A: To be more precise, a study published in Nature by researcher Bernard Devlin and his coauthors found that in their analysis of twin studies of IQ, the intrauterine environment accounted for 20 percent of IQ similarity between twins, and genes for only 34 percent. Devlin's point was that in drawing conclusions from such studies (which were used to buttress the assertions in the book "The Bell Curve," for example), we must take into account not only genes and childhood environment, but also the very FIRST environment that twins share: the womb. In terms of making smarter babies, the best advice to pregnant women is to eat a wholesome diet, refrain from drinking alcohol and using drugs, protect yourself from environmental toxins, and try to alleviate excessive stress. There's some preliminary evidence that physical exercise by the pregnant woman may promote offspring's intelligence, and it can't hurt. But forget about playing Mozart to the fetus and other "prenatal education" products--they won't increase intelligence and may even be harmful.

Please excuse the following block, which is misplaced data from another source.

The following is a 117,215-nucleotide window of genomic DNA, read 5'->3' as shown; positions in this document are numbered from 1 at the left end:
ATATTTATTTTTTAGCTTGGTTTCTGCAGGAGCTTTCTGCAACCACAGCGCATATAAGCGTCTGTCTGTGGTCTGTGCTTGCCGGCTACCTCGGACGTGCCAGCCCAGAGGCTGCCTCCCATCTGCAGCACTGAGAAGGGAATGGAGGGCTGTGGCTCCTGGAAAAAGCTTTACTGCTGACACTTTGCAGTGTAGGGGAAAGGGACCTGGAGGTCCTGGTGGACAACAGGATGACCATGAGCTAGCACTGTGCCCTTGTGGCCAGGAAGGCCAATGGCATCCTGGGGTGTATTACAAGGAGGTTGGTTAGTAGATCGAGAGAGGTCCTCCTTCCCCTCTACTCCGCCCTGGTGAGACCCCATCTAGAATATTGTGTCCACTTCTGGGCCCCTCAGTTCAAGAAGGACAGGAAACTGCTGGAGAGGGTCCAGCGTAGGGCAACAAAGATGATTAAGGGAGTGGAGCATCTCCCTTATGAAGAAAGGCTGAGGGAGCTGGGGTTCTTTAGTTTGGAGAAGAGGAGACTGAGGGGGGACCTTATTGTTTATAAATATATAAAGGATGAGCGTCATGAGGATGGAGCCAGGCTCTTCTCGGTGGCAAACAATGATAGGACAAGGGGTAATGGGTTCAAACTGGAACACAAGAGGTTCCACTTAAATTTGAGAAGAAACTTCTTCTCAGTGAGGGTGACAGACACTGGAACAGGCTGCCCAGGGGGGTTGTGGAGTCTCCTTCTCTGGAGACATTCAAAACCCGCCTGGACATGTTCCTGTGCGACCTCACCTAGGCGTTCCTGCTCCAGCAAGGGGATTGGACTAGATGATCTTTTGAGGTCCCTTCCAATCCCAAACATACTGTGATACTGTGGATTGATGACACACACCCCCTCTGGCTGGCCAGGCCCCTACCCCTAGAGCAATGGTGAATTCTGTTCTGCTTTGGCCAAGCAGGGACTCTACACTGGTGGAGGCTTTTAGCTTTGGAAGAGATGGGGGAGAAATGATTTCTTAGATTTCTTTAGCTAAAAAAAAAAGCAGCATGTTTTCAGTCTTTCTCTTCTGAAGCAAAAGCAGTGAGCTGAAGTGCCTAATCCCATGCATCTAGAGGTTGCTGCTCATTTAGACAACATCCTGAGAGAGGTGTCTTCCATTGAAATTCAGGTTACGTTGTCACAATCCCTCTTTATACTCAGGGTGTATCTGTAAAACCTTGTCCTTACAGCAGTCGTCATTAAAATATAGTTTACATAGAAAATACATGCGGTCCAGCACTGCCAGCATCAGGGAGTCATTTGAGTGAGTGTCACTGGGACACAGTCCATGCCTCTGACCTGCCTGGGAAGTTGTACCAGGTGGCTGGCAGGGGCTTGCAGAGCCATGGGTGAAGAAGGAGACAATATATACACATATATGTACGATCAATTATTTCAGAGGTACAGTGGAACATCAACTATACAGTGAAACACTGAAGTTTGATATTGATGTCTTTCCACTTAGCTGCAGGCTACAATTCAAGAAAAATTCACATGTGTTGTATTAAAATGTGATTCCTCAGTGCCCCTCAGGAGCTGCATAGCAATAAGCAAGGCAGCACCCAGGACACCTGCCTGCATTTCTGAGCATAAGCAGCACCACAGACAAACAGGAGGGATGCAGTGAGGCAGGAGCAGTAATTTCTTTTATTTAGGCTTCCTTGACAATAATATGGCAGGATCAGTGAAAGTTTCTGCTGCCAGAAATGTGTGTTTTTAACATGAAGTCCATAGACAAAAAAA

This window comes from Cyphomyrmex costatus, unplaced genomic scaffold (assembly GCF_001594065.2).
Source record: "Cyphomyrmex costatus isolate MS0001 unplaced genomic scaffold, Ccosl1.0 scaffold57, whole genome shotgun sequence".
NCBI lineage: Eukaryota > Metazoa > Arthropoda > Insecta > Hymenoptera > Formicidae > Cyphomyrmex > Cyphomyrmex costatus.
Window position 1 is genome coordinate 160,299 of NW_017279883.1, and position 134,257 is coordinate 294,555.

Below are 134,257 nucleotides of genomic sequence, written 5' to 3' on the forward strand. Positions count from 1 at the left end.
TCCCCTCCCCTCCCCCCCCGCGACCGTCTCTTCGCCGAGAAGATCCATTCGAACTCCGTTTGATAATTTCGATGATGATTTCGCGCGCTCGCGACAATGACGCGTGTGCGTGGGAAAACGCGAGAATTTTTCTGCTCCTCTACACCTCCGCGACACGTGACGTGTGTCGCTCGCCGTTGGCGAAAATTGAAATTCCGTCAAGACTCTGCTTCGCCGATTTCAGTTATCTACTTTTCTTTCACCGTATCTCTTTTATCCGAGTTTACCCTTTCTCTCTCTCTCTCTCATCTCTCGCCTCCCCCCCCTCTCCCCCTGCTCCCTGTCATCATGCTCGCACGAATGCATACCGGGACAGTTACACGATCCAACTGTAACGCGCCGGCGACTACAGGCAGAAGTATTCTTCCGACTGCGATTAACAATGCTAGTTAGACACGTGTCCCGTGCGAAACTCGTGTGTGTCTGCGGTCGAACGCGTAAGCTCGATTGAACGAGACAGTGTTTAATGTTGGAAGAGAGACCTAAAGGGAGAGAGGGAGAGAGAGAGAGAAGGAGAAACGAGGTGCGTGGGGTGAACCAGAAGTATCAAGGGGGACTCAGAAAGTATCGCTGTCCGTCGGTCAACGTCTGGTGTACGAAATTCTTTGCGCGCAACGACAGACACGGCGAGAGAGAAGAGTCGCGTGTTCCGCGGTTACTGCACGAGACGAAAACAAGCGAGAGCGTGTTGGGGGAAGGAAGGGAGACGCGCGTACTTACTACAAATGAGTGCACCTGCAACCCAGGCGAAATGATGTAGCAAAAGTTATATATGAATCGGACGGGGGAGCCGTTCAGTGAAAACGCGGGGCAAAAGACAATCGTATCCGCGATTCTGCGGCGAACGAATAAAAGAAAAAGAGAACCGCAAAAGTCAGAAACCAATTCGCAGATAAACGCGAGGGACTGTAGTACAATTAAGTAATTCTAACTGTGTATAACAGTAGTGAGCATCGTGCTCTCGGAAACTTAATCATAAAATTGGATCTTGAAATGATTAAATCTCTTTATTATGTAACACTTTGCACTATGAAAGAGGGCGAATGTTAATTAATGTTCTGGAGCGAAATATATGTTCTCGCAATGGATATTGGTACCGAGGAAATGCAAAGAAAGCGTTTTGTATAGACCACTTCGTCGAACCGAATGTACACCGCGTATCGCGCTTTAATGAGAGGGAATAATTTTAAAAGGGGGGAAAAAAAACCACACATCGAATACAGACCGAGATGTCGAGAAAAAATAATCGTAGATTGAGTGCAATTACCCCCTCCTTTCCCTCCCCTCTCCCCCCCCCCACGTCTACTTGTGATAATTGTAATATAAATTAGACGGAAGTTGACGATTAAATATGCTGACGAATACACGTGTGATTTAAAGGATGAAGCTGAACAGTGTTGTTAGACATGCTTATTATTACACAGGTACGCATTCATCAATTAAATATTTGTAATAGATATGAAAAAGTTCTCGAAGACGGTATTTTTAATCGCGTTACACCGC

Q: There's also a theory that links the prenatal environment and homosexuality. How would that work?
A: It's a well-established finding that homosexual men are more likely to have older brothers. The theory--and it's still speculative--is that the body of a woman carrying a male child generates antibodies in
response to his fetus which stay on in her body after she gives birth. When she becomes pregnant again with another male child, those antibodies affect the developing brain of the fetus in ways that incline the offspring towards homosexuality. It's an intriguing theory but one that needs a lot more substantiation.

Q: What do  you say to mothers who protest that "fetal origins" research is just more reason for even more maternal guilt?
A: I would say, first: I totally sympathize. I was pregnant when I researched and reported "Origins," and I had to work through a lot of my own anxiety and guilt. What I came to realize is that the science of fetal origins is growing so rapidly that we are only going to hear more and more about how prenatal conditions affect later health and well-being--so we need to find a more positive and productive way of thinking and talking about these findings, one that neither dismisses them out of hand nor makes us crazy with worry. I also found the excitement and optimism of the fetal-origins researchers I talked to rather contagious: they see pregnancy as a scientific frontier, a wonderful new opportunity to head off public health problems like obesity and diabetes. So I came, over the months that I was writing "Origins," to see pregnancy in that light--as a physical, emotional, and intellectual adventure.